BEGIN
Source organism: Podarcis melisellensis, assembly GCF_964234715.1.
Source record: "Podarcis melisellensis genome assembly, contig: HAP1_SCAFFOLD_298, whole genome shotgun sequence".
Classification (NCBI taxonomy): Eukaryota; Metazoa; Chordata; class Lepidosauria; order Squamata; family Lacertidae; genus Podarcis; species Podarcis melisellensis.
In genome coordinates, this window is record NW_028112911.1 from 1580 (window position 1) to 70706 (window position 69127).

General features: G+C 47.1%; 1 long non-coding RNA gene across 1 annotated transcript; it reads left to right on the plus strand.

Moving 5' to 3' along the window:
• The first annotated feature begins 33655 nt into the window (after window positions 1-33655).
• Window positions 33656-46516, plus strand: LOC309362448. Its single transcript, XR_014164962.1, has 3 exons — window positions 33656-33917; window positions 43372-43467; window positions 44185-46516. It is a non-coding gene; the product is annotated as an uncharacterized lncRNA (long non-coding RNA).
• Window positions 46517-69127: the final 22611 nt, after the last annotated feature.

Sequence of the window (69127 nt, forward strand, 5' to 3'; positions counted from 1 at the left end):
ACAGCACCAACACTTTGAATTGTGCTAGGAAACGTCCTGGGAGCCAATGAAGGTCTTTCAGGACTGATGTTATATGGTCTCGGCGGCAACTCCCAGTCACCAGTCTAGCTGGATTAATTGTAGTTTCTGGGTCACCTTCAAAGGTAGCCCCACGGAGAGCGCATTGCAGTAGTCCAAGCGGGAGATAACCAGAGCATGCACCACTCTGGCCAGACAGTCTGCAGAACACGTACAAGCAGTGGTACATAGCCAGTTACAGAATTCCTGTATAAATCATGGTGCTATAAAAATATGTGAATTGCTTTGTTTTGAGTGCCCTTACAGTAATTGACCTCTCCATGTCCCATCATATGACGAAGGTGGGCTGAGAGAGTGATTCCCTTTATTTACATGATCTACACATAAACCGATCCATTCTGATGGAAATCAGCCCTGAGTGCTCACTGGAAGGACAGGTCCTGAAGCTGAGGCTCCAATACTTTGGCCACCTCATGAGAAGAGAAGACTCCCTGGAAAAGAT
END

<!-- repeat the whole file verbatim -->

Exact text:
Source organism: Podarcis melisellensis, assembly GCF_964234715.1.
Source record: "Podarcis melisellensis genome assembly, contig: HAP1_SCAFFOLD_298, whole genome shotgun sequence".
Classification (NCBI taxonomy): Eukaryota; Metazoa; Chordata; class Lepidosauria; order Squamata; family Lacertidae; genus Podarcis; species Podarcis melisellensis.
In genome coordinates, this window is record NW_028112911.1 from 1580 (window position 1) to 70706 (window position 69127).

General features: G+C 47.1%; 1 long non-coding RNA gene across 1 annotated transcript; it reads left to right on the plus strand.

Moving 5' to 3' along the window:
• The first annotated feature begins 33655 nt into the window (after window positions 1-33655).
• Window positions 33656-46516, plus strand: LOC309362448. Its single transcript, XR_014164962.1, has 3 exons — window positions 33656-33917; window positions 43372-43467; window positions 44185-46516. It is a non-coding gene; the product is annotated as an uncharacterized lncRNA (long non-coding RNA).
• Window positions 46517-69127: the final 22611 nt, after the last annotated feature.

Sequence of the window (69127 nt, forward strand, 5' to 3'; positions counted from 1 at the left end):
ACAGCACCAACACTTTGAATTGTGCTAGGAAACGTCCTGGGAGCCAATGAAGGTCTTTCAGGACTGATGTTATATGGTCTCGGCGGCAACTCCCAGTCACCAGTCTAGCTGGATTAATTGTAGTTTCTGGGTCACCTTCAAAGGTAGCCCCACGGAGAGCGCATTGCAGTAGTCCAAGCGGGAGATAACCAGAGCATGCACCACTCTGGCCAGACAGTCTGCAGAACACGTACAAGCAGTGGTACATAGCCAGTTACAGAATTCCTGTATAAATCATGGTGCTATAAAAATATGTGAATTGCTTTGTTTTGAGTGCCCTTACAGTAATTGACCTCTCCATGTCCCATCATATGACGAAGGTGGGCTGAGAGAGTGATTCCCTTTATTTACATGATCTACACATAAACCGATCCATTCTGATGGAAATCAGCCCTGAGTGCTCACTGGAAGGACAGGTCCTGAAGCTGAGGCTCCAATACTTTGGCCACCTCATGAGAAGAGAAGACTCCCTGGAAAAGAT